B ron: http://www.jaimekop.com/CarbManual/Page01/toc.html
Adjustment values for all models can e found on page 31
A. INTRODUCTION 3 Parts Identification 4
B. ADJUSTMENTS 5
1. Venting Valves (Pre-1972 Only) 5
2. Accelerator pumps 7
3. Float Level 9
4. Second Stage Diaphragm 11
5. Idle Fuel Shut-off Solenoids 13
6. Idle Speed and Mixture 14
7. Linkage 16
8. Choke Cover Tension 18
9. Choke Tie Rod 20
10. Choke Fast Idle Speed 22
11. Choke Gaps 24
12. Vacuum Throttle Control or Dashpot 26
13. Fuel Return Valve (Pre-1972 only) 28
14. Idle Lifting Switch (If applicable) 29 C. TROUBLESHOOTING GUIDE 30 D. DATA AND ADJUSTING VALUES 31
A. INTRODUCTION The Zenith Carburetor is a two-stage carburetor with throttle valve diameters of 35 mm. for stage I and 40 mm. for stage II.
It consists of four main parts which are bolted together:
1. Carburetor Cover (choke plate, idling speed air hole and transition air hole);
2. Plate block (with all jets, accelerating pump, float and float chamber venting valve);
3. Float Housing (with mixing chamber and venturi for stage I and stage II );
The Zenith was used by Mercedes in type 220Sb from 1964 and up until 1972 in the 250/8.
P ARTS INDENTIFICATION
1. VENTING VALVES. (Pre-1972)
Bowl venting gives a reliable hot start.
Ventilation is achieved through the venting valve controlled by the carburetor linkage. When driving, bowl ventilation is in the air cleaner. At idle and when engine is stopped, ventilation is outside the air cleaner. This eliminates starting difficulties caused by fuel vapors entering intake manifold when engine is hot.
The venting valves were eliminated on 1972 models in order to conform to federal requirements. Only internal venting is provided on these models.
1. High fuel consumption can occur if the valve is stuck in the open position.
2. Hot starting problems can occur if the valve is stuck closed.
1. Remove carburetor connecting linkage. (See Fig. 1)
2. Remove vacuum throttle control. (See Fig. 2)
3. Open chokes. (See Fig 3)
4. On late carburetors the vent valve has a stop screw. This has been set at the factory and should not be changed. If it has been tampered with, readjust it to provide 2.5-2.8 mm. vent pin lift. (If changed other carburetor adjustments are affected.) (See Fig 4)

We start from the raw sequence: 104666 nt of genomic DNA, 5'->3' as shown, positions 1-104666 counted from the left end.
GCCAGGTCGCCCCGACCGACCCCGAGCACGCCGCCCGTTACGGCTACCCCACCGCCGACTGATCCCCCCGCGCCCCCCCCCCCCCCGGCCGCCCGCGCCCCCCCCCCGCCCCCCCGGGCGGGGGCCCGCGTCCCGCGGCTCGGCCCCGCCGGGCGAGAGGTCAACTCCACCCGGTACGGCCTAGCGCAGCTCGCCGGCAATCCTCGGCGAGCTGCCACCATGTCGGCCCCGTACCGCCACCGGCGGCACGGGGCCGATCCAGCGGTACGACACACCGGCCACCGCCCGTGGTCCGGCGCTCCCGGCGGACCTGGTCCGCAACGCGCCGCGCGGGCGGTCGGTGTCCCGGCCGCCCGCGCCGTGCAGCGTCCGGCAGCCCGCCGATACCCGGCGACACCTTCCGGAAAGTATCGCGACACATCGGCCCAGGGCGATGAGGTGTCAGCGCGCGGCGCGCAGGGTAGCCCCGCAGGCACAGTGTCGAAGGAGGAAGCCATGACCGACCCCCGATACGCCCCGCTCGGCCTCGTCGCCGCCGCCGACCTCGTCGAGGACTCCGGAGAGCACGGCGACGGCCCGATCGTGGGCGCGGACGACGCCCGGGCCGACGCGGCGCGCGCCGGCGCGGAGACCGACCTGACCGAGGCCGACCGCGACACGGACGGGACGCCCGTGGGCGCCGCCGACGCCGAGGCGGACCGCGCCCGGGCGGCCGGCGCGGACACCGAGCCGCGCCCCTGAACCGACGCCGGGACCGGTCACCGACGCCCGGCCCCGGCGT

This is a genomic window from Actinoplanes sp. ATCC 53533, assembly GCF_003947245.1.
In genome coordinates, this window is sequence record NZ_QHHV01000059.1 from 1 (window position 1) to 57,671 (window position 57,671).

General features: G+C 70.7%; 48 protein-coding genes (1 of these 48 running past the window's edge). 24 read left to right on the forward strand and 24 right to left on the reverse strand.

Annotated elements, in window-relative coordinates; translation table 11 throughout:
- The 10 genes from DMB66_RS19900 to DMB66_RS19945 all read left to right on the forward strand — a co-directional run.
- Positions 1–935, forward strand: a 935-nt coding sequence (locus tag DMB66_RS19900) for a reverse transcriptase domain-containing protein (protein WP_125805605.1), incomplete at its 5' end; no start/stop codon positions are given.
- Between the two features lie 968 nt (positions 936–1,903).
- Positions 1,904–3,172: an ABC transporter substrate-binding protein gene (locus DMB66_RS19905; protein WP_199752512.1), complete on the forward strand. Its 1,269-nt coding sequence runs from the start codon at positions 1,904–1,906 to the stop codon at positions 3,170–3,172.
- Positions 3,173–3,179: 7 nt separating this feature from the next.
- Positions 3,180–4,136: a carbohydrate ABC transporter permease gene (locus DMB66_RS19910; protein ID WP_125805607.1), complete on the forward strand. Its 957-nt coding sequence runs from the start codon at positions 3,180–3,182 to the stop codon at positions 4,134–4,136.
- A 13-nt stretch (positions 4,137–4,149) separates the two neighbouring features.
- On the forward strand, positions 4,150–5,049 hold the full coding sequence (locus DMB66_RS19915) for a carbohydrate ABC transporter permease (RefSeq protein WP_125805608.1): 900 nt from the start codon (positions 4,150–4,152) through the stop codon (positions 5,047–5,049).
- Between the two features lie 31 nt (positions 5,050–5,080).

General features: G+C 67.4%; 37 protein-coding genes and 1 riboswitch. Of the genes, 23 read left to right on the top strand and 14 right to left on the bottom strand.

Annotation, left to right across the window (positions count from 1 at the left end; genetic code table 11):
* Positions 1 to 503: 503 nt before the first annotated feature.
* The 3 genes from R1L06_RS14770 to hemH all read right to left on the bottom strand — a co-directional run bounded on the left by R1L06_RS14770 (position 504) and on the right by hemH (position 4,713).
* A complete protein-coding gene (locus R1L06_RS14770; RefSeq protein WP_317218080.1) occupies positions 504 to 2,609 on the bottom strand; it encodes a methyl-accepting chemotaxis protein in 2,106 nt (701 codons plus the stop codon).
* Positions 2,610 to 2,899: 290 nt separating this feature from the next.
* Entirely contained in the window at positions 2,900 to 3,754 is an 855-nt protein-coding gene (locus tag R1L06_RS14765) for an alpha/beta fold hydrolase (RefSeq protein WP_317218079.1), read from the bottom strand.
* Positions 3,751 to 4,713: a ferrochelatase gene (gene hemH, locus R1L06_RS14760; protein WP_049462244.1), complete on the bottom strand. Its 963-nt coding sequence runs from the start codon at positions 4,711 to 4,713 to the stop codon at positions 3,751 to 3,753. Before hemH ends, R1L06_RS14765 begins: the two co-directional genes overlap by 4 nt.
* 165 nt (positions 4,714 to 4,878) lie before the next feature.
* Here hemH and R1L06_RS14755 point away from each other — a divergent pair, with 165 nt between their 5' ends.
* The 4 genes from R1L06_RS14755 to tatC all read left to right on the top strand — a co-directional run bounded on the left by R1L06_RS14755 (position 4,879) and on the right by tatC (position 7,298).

5. On early carburetors, without stop screw, this adjustment must be performed last. This adjustment is made by bending the arm at the notch to provide 2.5‹ 3.0 mm. vent pin lift. (See Fig. 5)
2. ACCELERATOR PUMP
The function of the accelerator pump is to momentarily provide the additional quantity of fuel needed during acceleration, until the flow delivered from the main metering system increases. This is required whenever the throttle is suddenly opened.
The pump is a piston type pump, operated through the throttle linkage. It is used in stage I only. Located inside the float chamber, it is constantly surrounded by gasoline.
When the pump lever is actuated, the pump piston forces fuel through channels and out through the calibrated injection pipe into the carburetor throat.
Examine pump plunger for damage and sticking. A faulty accelerator pump will cause:
2. Shut-off valve malfunction produces the same characteristics as a "plugged" carburetor idle jet (rough idle).
1. To test the idle shut-off valves, disconnect and reconnect the single pin connectors individually with the ignition switched on. The noise caused by the valve opening must be audible. (See Fig. 1)
6. IDLE SPEED AND MIXTURE
The idle circuit is contained in the first stage of the carburetor. Fuel is drawn up into a cavity within the carburetor cover through the idle fuel jet. Here it is mixed into an emulsion with the air entering through the idle air bore. By way of a channel, this emulsion flows to the fuel mixture outlet at the idle mixture screw and to the by-pass bores. The by-pass bores serve to improve transition from idle jet to main jet system when opening the throttle.
The carburetors must be synchronized in order to prevent the possibility of performance problems.
1. With car at full operating temperature, synchronize the throttle plates of each carburetor using "Syncro-Test" device and adapter piece. Adjust to specified idle RPM. (See Fig. 1)
2. Adjust idle mixture screws to the same position by blocking off the idle air bore in the top cover, one at a time, and matching the RPM drop. This procedure prevents damaging the idle mixture screws. (See Fig. 2and 2A)
3. Observing tachometer and exhaust analyzer, adjust throttle valves, and mixture as necessary to arrive at specified idle RPM and specified carbon monoxide. (See Fig. 3)
NOTE: Continually check balance of throttle valves (using "Synchro-Test") and mixture (using idle air bores) as the adjustments are made.
To control synchronization while opening the throttle and transmission shifting.
If the linkage is not properly adjusted:
1. The carburetors will not be synchronized.
2. Shift pattern problems (too early or too late) may be experienced.
1. Long Rod Adjust the long center connecting rod to fit tension free and install. (It must be tension free so as not to change synchronization.) (See Fig. 1,1A)
2. Short Rod with Free Travel With the free travel fully extended the rod should fit neutral from ball joint to ball joint. (See Fig. 2, 2A)
3. Short Rod‹Solid Adjust the rod slightly short from ball joint to ball joint, so that the bell crank is lifted from its rest position by approximately 2 mm. (See Fig. 3)
8. CHOKE COVER TENSION